Stumbled across a slew of gig flyers, randomly sprinkled throughout various storage boxes the other day. I attended the Rocket from the Crypt / Sahara Hotnights show at Chicago’s Metro back in 2001, I think? We made the trek from Milwaukee and the show was not a disappointment. Interesting to see the Yeah Yeah Yeahs and … Trail of Dead on this same flyer, both bands I would come to admire AFTER acquiring this little memento. Anyway, more flyers to come!
It’s rather interesting, and a bit scary, how well time can erase memories. This flier is to the Metro in Chicago, circa: 2001, and it was preserved because our music-hoarding clan jotted down to the windy city to attend the August 23rd Please for Peace tour featuring Hot Water Music and Alkaline Trio, among others. Chicago was only a hop, skip, and a jump away from our humble dwellings off Lake Michigan in brew city, Milwaukee. I can’t say as that I remember much (anything) from this show, but it must have been good enough to keep the flyer. Other notable additions to the Metro in the summer of 2001 include Jimmy Eat World, Pedro the Lion, Good Riddance w/ Death by Stereo, and Rilo Kiley. Sometimes, and they’re not often, I miss the Midwest.
In all my Wax Trax! Records collecting days, I’ve never seen a gold version of the iconic logo. Not sure why it’s taken me so long to secure WAX005, A Popular History of Songs’ 1984 effort, Ladder Jack, but neatly affixed to the back cover of said EP is this glittering gem. I’m a sucker for logos, if you haven’t figured that out, and beside the Grand Royal Records logo, this one may take the cake.
Among the pile of “to be entered into Discogs.com” is this 19?? 78rpm of Peter Cottontail from Capitol Records. Bozo approved, which I imagine was a purified sign of prestigious quality back in the day, Mr. Cottontail’s, well, tale, will be the first spun during tomorrow’s mid-mourning session. Let’s say I didn’t watch Bozo the Clown on WGN in the mornings before school for, oh, let’s say close to 10 years, and let’s say I’m not a strong advocate of Mr. The Clown’s Grand Prize Game on said show. If both of these weren’t painfully obvious, I’d still lean my attention to a Bozo approved 78. Mr. Cottontail certainly had some heavy endorsers in his bushy, stolen carrot-filled pocket, and, well, he just made another. Peter Cottontail by Jimmy Wakely on Capitol Records is Groove approved. Next…
I was elated when I finally found my copy of Lead into Gold’s only full length, 1990’s Age of Reason. Like a child on Christmas unwrapping musical bliss, or something like that. I scored a sealed copy for super cheap online some, wow, 10+ years back. There is a bridge… there is water… and there has been a lot of that water… anyway, one needs to be in a very specific, sharp-minded and angry mood to fully enjoy this industrial masterwork. Today, I was that one. Enjoy with caution.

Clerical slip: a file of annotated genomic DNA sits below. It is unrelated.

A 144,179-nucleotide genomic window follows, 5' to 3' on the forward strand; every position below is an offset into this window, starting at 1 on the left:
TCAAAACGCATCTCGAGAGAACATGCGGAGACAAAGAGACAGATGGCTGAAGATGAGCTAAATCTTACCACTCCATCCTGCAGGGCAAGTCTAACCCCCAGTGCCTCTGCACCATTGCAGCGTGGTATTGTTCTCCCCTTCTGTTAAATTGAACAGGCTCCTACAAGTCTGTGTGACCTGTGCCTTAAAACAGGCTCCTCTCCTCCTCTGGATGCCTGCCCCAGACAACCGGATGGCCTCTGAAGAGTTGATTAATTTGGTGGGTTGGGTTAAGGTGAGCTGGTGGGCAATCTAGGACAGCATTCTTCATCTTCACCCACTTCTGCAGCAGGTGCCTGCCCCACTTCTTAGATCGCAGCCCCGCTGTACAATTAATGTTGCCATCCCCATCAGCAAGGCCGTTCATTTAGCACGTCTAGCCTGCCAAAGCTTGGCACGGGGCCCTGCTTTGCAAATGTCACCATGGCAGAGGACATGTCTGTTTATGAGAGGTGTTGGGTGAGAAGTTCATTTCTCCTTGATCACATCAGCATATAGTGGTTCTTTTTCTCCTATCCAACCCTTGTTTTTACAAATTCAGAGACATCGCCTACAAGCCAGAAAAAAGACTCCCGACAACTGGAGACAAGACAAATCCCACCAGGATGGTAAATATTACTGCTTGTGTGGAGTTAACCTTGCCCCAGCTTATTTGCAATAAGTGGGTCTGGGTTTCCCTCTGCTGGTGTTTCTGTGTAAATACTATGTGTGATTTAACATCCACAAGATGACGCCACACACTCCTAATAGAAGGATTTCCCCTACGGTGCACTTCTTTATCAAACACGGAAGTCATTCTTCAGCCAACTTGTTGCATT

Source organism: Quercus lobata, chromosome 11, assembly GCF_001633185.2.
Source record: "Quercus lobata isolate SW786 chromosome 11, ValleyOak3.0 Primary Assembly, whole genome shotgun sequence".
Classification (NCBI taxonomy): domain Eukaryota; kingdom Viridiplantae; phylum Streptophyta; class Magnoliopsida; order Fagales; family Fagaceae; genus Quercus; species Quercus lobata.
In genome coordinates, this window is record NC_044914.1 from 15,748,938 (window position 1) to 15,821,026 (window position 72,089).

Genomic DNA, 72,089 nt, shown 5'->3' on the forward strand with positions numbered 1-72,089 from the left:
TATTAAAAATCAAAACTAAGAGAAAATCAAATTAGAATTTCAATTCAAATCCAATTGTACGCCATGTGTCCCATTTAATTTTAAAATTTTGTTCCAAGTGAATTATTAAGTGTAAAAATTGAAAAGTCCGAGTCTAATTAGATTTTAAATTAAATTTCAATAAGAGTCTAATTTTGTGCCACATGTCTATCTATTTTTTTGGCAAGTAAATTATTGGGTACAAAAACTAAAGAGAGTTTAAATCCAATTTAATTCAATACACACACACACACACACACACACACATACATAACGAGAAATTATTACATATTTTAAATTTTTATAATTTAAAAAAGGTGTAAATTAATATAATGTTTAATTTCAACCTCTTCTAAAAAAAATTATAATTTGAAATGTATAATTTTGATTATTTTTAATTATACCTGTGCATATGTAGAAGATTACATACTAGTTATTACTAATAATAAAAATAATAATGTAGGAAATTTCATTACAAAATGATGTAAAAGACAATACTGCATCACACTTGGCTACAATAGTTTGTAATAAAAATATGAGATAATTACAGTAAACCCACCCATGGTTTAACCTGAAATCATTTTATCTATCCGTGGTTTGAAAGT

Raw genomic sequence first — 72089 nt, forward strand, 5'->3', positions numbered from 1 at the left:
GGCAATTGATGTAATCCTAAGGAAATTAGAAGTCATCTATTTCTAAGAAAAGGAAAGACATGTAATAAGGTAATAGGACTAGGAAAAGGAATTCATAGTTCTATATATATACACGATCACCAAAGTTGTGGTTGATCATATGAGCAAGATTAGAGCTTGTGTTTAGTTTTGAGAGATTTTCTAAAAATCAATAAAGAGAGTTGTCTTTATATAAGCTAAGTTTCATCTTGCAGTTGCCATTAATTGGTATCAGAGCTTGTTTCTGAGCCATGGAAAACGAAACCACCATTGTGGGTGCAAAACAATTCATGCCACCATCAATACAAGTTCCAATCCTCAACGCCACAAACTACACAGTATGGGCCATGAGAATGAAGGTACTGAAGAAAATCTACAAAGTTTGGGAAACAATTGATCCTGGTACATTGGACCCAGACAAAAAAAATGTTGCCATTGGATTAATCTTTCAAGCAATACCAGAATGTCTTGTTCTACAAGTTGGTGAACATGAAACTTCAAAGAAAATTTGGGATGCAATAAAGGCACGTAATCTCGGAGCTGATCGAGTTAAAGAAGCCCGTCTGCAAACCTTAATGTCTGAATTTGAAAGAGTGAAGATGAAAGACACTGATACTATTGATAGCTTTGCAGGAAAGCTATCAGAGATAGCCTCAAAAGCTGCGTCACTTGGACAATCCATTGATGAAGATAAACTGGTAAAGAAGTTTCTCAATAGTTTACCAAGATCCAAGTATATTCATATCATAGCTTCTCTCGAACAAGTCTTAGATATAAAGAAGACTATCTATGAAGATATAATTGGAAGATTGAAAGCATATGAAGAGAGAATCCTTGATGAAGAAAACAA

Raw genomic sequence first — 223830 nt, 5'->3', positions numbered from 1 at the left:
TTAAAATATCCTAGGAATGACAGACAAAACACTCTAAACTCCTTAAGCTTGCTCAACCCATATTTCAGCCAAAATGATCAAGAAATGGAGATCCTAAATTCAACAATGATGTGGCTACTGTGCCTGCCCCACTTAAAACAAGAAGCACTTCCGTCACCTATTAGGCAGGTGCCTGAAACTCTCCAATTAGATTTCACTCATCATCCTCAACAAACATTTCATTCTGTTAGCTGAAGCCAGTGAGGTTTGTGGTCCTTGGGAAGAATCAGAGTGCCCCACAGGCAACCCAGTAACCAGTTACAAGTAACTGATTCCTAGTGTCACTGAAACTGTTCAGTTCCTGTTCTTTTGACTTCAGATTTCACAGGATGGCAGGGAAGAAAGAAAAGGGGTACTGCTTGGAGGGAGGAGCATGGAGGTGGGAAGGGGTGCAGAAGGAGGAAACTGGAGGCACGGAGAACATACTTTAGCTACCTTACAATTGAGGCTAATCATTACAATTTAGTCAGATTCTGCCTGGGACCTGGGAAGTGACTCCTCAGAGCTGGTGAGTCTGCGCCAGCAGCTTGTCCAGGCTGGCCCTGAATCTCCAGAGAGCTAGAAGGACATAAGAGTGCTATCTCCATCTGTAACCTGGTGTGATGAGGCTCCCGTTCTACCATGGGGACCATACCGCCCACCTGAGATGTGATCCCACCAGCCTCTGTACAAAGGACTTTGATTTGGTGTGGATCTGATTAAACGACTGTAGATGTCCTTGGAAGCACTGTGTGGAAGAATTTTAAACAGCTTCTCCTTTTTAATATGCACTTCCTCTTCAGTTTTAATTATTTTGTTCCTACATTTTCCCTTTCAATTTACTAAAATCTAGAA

What is it about hand-numbered releases that draws so much mild elation from the collector? Is it the rarity? The often, almost illegible scribble isn’t much of a draw. Perhaps it’s hoping to score as low a number as possible? Or maybe, in the case of this 2008 vinyl release of Lawrence Arms’ 1999 debut album, A Guided Tour of Chicago, the hand-written, numbered feature is just a bonus that accompanies this album’s debut pressing. Whichever the reasoning behind its appeal, hand-numbered releases certainly aren’t going anywhere, and to that simple fact, I’m remain indifferent.
So… I’m going to expose myself in admitting that I have no recollection of obtaining this album. Mr. Mister’s Welcome to the Real World, an RCA Records 1985 release, contains both No. 1 singles Broken Wings and Kyrie. Wikipedia tells us that bassist and lead singer Richard Page turned down replacement roles in both Toto and Chicago to stay with Mr. Mister, so, you know, that’s something. This, the band’s second album, proved to be their most successful, and is a perfect glimpse of mid-80’s power-pop. (Electro-madness!) Happy Sunday, kids!
Real Damage, The Gossip / Tracy + The Plastics split 7″ was limited to 100, hand-numbered, screen printed copies, and was acquired, to the best of my knowledge, at a Har Mar Superstar show at the Empty Bottle in Chicago. The Gossip opened up for Har Mar, and totally blew me and my party away, and is a great prop to scratch that electro-garage-rock itch. Real Damage also has a grey marble vinyl release, as well as a pink vinyl release, both with a different, much more produced covers. The more you know, I guess…
My history with the famed prodigy of sensual sleaze is both long and enduring. Having accidentally stumbled across his sexual shtick back in 2000 at a sold out Alkaline Trio / Hot Water Music show at a now unknown Chicago club, my 21-year-old self couldn’t quite comprehend exactly what the hell this beefy, golden-voiced Midwesterner was doing up on stage between sets. His passion and talent eclipsed the belly laughs and sneers from the late winter crowd, and I was instantly struck with a rush of awe and morbid curiosity. I believe he played two songs that night, one of them being an early favorite (thanks to this “show”) Baby Do You Like My Clothes?